Kunselman also said he’s not interested in Ann Arbor “going it alone.” He plans to propose an amendment to the four-party agreement that would stipulate if Ann Arbor is the only community that opts in, then the agreement would be null and void. His final point was that true regional transportation should go beyond the borders of Washtenaw County, but that it shouldn’t be carried on the backs of Ann Arbor residents.
[Kunselman has raised similar concerns at Ann Arbor city council meetings. At its Jan. 9 meeting, the council debated the proposed four-party agreement and ultimately voted to delay voting on the accord until its Jan. 23 meeting. The council also set a public hearing on the issue for that date.]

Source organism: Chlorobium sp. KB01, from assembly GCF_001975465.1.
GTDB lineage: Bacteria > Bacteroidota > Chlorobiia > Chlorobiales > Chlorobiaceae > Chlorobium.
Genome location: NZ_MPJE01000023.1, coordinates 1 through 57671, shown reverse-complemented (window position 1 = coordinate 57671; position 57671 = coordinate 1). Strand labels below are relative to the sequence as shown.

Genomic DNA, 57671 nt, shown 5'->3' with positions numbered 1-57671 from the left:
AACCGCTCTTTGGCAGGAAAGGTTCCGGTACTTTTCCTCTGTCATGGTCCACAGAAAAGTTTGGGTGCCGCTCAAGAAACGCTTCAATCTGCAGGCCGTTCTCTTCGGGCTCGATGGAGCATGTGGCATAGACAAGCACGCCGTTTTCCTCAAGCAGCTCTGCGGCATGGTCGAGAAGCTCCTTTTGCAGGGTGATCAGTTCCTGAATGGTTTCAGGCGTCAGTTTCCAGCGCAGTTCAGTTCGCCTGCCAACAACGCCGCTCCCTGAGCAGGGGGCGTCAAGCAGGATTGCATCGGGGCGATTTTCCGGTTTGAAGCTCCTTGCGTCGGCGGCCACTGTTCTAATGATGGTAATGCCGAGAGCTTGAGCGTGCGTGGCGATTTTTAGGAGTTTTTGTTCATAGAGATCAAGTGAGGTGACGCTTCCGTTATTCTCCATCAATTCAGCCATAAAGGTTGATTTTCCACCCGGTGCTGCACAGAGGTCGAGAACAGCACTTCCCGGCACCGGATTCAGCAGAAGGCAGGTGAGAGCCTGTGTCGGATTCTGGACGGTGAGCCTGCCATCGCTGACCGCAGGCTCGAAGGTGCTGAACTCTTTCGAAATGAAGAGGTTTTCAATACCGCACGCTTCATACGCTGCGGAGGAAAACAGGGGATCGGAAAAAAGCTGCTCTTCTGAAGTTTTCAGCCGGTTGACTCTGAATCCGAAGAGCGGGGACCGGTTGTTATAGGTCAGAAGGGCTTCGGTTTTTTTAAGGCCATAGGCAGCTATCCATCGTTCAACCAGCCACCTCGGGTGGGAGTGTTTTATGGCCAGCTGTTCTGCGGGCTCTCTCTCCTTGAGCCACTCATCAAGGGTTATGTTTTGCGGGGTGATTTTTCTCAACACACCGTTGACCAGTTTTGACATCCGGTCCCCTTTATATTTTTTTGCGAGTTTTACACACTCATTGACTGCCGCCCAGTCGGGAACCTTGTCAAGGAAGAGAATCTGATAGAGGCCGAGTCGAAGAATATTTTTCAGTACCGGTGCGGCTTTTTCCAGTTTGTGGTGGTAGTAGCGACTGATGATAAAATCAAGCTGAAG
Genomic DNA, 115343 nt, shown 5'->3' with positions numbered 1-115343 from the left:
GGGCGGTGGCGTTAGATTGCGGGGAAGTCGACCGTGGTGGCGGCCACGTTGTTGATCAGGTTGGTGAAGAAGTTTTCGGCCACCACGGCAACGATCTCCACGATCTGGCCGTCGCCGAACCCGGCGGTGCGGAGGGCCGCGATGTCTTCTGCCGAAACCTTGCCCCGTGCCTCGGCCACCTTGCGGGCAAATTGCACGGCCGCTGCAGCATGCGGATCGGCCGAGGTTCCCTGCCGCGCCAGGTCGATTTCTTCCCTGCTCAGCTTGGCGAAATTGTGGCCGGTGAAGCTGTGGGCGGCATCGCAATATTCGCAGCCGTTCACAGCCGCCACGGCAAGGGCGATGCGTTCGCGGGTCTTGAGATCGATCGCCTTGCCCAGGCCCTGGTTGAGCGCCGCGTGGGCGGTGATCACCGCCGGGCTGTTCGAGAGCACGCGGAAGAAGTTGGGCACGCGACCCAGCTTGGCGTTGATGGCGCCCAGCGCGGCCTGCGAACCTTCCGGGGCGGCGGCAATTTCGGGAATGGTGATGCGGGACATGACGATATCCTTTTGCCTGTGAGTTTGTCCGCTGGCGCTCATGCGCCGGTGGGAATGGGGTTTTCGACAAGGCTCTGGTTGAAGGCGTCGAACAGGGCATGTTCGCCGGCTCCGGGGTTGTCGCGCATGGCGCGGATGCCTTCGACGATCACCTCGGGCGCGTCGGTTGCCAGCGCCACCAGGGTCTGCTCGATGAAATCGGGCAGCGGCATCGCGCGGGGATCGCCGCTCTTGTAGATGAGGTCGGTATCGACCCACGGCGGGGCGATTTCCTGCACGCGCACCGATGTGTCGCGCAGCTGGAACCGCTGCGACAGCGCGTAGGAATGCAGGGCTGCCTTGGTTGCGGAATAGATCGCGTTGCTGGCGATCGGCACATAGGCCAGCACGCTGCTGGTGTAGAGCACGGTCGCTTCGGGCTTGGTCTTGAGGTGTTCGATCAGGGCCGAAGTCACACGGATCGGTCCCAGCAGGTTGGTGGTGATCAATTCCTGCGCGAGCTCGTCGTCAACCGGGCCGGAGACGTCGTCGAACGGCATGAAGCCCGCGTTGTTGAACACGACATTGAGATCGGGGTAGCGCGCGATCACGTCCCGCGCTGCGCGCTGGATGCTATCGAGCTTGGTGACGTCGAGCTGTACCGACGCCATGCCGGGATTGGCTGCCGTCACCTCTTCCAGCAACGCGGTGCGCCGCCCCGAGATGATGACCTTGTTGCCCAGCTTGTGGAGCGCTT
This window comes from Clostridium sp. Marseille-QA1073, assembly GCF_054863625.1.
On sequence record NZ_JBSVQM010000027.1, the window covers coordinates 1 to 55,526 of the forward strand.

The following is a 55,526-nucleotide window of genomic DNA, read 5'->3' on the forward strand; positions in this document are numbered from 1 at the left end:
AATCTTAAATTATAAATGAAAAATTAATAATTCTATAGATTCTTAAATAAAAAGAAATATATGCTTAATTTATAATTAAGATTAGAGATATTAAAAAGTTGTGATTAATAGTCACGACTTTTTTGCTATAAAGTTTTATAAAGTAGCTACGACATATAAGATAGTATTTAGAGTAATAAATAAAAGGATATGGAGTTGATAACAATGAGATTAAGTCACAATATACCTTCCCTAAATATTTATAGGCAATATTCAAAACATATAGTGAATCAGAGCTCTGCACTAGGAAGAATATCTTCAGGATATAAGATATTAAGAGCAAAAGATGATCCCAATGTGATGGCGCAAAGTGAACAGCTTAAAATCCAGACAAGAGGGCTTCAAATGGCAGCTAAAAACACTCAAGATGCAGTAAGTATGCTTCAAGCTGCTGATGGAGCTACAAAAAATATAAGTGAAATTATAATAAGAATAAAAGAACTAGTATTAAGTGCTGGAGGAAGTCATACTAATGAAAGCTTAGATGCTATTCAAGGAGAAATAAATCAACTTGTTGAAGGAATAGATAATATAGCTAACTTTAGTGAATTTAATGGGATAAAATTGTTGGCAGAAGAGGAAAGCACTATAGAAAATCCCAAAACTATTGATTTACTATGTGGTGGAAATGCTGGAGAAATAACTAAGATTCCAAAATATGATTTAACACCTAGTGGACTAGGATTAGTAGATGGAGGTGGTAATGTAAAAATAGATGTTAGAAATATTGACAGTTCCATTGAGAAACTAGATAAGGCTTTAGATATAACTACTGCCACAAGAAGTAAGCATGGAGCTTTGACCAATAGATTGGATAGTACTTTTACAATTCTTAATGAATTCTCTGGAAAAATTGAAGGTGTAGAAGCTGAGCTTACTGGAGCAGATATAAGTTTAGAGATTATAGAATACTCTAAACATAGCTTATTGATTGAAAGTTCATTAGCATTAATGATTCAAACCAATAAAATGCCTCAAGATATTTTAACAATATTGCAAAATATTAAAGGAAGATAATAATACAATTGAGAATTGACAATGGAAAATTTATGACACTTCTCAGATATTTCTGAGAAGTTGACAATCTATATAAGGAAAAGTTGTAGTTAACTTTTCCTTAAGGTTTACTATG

LuAnne Bullington also spoke on the topic of the countywide transit plan. Saying she’s an Ann Arbor resident who has used public transportation for decades and has attended numerous meetings on the issue, Bullington said she knows a lot about public transportation. She asked why the board wanted to set up an Act 196 authority, when AATA is already set up to provide public transportation to other parts of the county?
Out-county communities have said they don’t want it, Bullington contended. So why is this board pushing for it? [Throughout her commentary, she repeatedly addressed commissioners and called the countywide transit proposal "your plan."] Why does the board want Ann Arbor taxpayers to pay for it – why doesn’t the county pay? Why should AATA turn over its money to an organization that doesn’t exist yet? she asked. Bullington called the countywide transit proposal a “pig in a poke.”